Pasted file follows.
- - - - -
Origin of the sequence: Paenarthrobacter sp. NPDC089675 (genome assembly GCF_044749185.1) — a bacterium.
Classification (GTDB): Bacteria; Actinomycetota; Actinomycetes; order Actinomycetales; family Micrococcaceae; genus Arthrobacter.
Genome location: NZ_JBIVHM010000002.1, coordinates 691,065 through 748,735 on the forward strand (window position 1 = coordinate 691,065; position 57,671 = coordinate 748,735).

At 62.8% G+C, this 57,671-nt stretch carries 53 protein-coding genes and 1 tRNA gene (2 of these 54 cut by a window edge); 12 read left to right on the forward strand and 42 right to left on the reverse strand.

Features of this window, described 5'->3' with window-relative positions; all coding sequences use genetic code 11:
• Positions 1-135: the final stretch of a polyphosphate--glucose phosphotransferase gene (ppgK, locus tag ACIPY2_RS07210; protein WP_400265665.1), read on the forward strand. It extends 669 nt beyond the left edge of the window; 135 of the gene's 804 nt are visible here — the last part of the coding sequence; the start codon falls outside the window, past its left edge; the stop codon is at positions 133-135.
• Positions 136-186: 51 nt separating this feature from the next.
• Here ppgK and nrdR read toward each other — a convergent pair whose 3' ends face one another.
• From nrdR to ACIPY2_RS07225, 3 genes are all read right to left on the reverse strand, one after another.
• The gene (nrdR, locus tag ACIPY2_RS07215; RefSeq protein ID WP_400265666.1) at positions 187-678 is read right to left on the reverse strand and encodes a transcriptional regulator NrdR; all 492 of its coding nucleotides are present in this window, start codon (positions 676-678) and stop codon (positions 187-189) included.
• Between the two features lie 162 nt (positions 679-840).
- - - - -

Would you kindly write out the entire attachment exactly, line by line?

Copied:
Origin of the sequence: Paenarthrobacter sp. NPDC089675 (genome assembly GCF_044749185.1) — a bacterium.
Classification (GTDB): Bacteria; Actinomycetota; Actinomycetes; order Actinomycetales; family Micrococcaceae; genus Arthrobacter.
Genome location: NZ_JBIVHM010000002.1, coordinates 691,065 through 748,735 on the forward strand (window position 1 = coordinate 691,065; position 57,671 = coordinate 748,735).

At 62.8% G+C, this 57,671-nt stretch carries 53 protein-coding genes and 1 tRNA gene (2 of these 54 cut by a window edge); 12 read left to right on the forward strand and 42 right to left on the reverse strand.

Features of this window, described 5'->3' with window-relative positions; all coding sequences use genetic code 11:
• Positions 1-135: the final stretch of a polyphosphate--glucose phosphotransferase gene (ppgK, locus tag ACIPY2_RS07210; protein WP_400265665.1), read on the forward strand. It extends 669 nt beyond the left edge of the window; 135 of the gene's 804 nt are visible here — the last part of the coding sequence; the start codon falls outside the window, past its left edge; the stop codon is at positions 133-135.
• Positions 136-186: 51 nt separating this feature from the next.
• Here ppgK and nrdR read toward each other — a convergent pair whose 3' ends face one another.
• From nrdR to ACIPY2_RS07225, 3 genes are all read right to left on the reverse strand, one after another.
• The gene (nrdR, locus tag ACIPY2_RS07215; RefSeq protein ID WP_400265666.1) at positions 187-678 is read right to left on the reverse strand and encodes a transcriptional regulator NrdR; all 492 of its coding nucleotides are present in this window, start codon (positions 676-678) and stop codon (positions 187-189) included.
• Between the two features lie 162 nt (positions 679-840).